WNT Interviews

Tameka Butt finds top form in 2017

While the spotlight shone brightly on Sam Kerr and her exploits, fellow Matilda Tameka Butt quietly carved out an also impressive 2017 abroad.

After a number of different offers, the  football vagabond made the decision to move to Norway and the Toppserien during the W-League off-season.

“The opportunity just came about,” she said of her move to Klepp IL.

“I think I was just approached by the right club at the right time and it proved to be great season for me and a good move.”

Despite Klepp’s dismal showing in 2016 – they finished 10th in the Toppserien – her move to the coastal Norwegian club proved to be the right decision.

“I was really welcomed into the team and felt like I had played there for many years.  I think that was the best part about it,” Butt said.

“The club itself is really dedicated to their women’s team and probably the most professional environment I have been in in terms of how much support the women’s team does get.”

It is a big statement considering the Queenslander has played in the Nadeshiko League in Japan, the Frauen Bundesliga in Germany, Sweden’s Damallsvenskan and in the United States.

“We had our own facilities. We had a great training pitch and just basically all the support that surrounded the club in general from the community.”

“The group of girls, it was an environment that I really don’t think I have experienced, especially overseas.”

Enthralled with the professional environment, Tameka Butt thrived with the former Julie Dolan Medalist re-finding some of her best form.

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As a result the goals flowed and over the course of the season she found the target on 14 occasions helping Klepp to finish fourth in the Toppserien.  Butt credits the coaching and training environment for helping her recapture her best.

“One of the good things about Klepp is that it was known to develop players,” she said. “We have a youth players that come through playing of the U17 and U20 national team for Norway.”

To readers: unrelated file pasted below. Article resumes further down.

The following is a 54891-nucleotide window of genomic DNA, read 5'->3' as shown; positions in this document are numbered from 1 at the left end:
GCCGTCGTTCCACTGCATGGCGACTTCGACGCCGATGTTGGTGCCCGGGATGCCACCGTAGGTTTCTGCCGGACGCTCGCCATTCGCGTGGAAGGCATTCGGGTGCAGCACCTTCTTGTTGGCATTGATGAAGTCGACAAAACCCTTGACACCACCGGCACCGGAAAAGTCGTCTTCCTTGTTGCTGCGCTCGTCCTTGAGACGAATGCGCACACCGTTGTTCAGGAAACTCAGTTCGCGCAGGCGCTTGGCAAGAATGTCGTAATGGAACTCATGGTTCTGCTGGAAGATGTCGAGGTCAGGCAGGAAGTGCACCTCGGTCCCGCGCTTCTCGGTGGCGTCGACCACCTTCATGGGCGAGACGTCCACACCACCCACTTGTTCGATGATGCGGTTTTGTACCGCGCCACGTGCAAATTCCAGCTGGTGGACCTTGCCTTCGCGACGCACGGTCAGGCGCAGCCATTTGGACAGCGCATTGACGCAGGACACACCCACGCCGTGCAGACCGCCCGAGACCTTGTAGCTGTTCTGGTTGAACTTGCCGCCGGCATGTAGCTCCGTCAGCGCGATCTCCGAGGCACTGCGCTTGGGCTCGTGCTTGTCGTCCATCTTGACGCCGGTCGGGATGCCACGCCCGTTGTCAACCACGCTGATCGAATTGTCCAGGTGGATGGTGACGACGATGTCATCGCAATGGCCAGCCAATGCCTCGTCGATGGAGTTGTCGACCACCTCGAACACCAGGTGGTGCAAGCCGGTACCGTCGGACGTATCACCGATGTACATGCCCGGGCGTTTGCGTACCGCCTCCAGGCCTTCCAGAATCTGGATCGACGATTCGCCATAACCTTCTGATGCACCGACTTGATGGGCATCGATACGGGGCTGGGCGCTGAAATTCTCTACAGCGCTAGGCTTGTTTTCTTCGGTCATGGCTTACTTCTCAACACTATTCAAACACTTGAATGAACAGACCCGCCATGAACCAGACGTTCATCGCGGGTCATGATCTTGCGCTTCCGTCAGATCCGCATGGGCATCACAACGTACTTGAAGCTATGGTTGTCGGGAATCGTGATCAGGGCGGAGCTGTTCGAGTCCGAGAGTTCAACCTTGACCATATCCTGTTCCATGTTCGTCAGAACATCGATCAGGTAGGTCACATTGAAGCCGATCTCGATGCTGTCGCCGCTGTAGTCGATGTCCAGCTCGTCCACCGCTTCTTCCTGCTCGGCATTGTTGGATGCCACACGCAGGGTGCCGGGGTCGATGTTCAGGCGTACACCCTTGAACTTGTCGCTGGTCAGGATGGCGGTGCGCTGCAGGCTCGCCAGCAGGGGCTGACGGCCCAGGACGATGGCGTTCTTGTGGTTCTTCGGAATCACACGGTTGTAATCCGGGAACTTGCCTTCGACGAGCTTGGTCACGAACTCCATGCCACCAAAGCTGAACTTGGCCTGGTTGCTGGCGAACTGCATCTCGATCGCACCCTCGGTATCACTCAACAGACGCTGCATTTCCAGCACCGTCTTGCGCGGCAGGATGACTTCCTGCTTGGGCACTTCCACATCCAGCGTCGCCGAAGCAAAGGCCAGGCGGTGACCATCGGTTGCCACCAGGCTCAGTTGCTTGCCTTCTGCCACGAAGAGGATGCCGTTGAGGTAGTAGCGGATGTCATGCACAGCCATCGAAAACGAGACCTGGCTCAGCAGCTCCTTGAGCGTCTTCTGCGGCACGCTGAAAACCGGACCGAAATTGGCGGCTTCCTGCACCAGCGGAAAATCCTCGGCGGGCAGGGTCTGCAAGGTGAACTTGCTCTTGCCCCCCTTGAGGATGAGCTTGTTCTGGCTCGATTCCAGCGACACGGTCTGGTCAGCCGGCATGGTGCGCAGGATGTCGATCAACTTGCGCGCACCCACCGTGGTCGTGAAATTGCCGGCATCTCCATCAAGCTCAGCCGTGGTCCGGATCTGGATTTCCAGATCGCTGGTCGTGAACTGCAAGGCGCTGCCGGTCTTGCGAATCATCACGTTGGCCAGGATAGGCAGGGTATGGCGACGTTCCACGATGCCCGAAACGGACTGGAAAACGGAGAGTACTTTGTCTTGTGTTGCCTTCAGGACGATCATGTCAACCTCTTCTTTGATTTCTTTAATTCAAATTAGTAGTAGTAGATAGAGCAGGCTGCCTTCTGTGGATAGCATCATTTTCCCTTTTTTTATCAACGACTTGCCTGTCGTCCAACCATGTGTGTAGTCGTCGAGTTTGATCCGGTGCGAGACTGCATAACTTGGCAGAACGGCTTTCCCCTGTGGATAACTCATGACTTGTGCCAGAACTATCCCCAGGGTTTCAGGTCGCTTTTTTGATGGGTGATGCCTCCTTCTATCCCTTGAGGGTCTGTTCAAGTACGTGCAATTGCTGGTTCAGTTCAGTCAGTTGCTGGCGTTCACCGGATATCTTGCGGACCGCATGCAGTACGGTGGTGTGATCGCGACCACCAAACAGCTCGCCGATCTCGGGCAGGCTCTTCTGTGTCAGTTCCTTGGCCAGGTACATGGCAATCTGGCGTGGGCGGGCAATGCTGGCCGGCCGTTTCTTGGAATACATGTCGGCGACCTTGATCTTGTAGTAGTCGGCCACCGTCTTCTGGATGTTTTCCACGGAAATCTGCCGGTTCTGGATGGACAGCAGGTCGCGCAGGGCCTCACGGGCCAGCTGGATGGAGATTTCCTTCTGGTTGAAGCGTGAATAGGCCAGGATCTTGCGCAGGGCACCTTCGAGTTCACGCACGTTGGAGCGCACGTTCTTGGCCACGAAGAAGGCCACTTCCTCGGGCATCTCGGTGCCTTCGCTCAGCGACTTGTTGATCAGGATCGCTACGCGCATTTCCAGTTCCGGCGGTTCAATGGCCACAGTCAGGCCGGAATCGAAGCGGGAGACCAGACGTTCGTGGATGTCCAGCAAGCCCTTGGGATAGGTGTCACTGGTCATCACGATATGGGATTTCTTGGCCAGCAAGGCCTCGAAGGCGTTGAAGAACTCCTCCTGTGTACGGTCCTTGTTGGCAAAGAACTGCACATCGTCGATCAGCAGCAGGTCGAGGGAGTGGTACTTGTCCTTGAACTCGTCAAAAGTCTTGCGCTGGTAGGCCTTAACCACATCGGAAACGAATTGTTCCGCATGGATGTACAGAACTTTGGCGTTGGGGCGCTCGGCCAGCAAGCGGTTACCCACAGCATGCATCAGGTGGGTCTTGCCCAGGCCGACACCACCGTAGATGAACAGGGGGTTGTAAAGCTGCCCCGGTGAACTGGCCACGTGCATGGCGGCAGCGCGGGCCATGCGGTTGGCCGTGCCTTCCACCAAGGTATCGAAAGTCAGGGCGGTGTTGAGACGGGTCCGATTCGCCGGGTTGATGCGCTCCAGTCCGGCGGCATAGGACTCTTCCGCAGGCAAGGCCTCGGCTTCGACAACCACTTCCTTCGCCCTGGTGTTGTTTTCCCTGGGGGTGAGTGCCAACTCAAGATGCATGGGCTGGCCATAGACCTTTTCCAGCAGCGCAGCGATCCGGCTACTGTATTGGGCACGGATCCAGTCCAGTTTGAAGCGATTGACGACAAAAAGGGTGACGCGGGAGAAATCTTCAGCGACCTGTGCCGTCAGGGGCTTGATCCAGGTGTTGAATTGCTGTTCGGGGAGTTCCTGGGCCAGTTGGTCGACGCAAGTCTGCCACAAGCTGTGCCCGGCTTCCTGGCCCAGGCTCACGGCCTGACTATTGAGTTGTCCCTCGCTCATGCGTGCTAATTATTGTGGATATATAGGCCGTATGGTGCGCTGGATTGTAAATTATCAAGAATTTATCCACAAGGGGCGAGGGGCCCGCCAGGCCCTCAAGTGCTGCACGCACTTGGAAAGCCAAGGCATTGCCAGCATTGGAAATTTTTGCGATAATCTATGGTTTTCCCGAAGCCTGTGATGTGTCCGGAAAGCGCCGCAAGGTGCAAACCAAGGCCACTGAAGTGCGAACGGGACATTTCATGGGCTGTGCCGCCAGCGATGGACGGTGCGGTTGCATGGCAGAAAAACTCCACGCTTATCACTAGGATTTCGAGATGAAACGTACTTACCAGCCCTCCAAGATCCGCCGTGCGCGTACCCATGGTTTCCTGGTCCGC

“The coaching side of things was an environment that is set up to help improve individual players whether that is skill wise or tactics wise.”

“It is really set up well to support each player and their specific needs so Klepp really held my national team aspirations ahead of anything at the club.”

And the national team has definitely been a beneficiary of Klepp’s work.

2017 marked a decade since Tameka Butt made her Matildas debut.  In Matildas terms, and with over 60 caps to her name, Butt is a Matildas’ veteran but at the beginning of the year, the attacking midfielder required a break. It was a decision that was reached through a consultative process with the national team coaching staff.

“Although it was disappointing to miss out on the Algarve Cup but the timing for me was right,” she said.

“I had played internationally for several seasons and those seasons were rolling back to back with W-League so I think at the time my body was definitely a bit strained and so was my mental capacity.”

A contributing factor to the Matildas rise in recent years has been the number of players exported to leagues in Sweden, Germany, Japan, South Korea and the United States.  However year round football has its potential pitfalls as Butt pointed out.

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“The more you play and the higher your training load, the bigger the injury risk is.  That is something that our national team now has a system in place that really monitors.”

As well as the physical, there is the mental strain of always being “on”.  For Butt, taking the break from the national team at the beginning of the year was much about the mental as the physical re-load.

“It was more about giving me a break and player monitoring,” she said.

“When it comes to being mentally fresh, I think it’s the things that you do off the field.  When I was away from the pitch I made sure I took that time away and balanced myself.”

And it paid off.  Butt’s return to the national team was in the Tournament of Nations where she scored against the United States.

That tournament also saw the 26 year old display that attacking pace and intent that reminded us that she has been one of the top Australian players in the past decade.

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ANN ODONG

Ann is the Founder and Editor-in-Chief of TWG.

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